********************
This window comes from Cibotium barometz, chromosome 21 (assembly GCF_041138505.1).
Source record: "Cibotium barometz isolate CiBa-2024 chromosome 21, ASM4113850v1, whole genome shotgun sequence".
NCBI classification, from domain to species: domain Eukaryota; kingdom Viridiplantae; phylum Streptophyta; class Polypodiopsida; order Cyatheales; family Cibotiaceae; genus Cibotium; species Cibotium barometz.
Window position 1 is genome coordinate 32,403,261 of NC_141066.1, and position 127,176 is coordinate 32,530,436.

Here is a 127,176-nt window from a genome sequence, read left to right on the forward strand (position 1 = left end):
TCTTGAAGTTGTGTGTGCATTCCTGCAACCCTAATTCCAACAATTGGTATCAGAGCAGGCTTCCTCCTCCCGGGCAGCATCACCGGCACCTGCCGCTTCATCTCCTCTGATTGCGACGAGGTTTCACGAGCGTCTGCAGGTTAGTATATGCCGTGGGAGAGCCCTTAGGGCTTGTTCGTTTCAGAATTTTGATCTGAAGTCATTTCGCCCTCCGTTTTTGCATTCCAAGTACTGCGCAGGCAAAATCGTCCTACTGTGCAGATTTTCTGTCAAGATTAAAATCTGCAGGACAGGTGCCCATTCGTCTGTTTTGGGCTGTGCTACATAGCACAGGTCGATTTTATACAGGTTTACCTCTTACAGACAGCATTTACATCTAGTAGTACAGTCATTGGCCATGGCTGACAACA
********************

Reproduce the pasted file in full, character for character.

This window comes from Cibotium barometz, chromosome 21 (assembly GCF_041138505.1).
Source record: "Cibotium barometz isolate CiBa-2024 chromosome 21, ASM4113850v1, whole genome shotgun sequence".
NCBI classification, from domain to species: domain Eukaryota; kingdom Viridiplantae; phylum Streptophyta; class Polypodiopsida; order Cyatheales; family Cibotiaceae; genus Cibotium; species Cibotium barometz.
Window position 1 is genome coordinate 32,403,261 of NC_141066.1, and position 127,176 is coordinate 32,530,436.

Here is a 127,176-nt window from a genome sequence, read left to right on the forward strand (position 1 = left end):
TCTTGAAGTTGTGTGTGCATTCCTGCAACCCTAATTCCAACAATTGGTATCAGAGCAGGCTTCCTCCTCCCGGGCAGCATCACCGGCACCTGCCGCTTCATCTCCTCTGATTGCGACGAGGTTTCACGAGCGTCTGCAGGTTAGTATATGCCGTGGGAGAGCCCTTAGGGCTTGTTCGTTTCAGAATTTTGATCTGAAGTCATTTCGCCCTCCGTTTTTGCATTCCAAGTACTGCGCAGGCAAAATCGTCCTACTGTGCAGATTTTCTGTCAAGATTAAAATCTGCAGGACAGGTGCCCATTCGTCTGTTTTGGGCTGTGCTACATAGCACAGGTCGATTTTATACAGGTTTACCTCTTACAGACAGCATTTACATCTAGTAGTACAGTCATTGGCCATGGCTGACAACA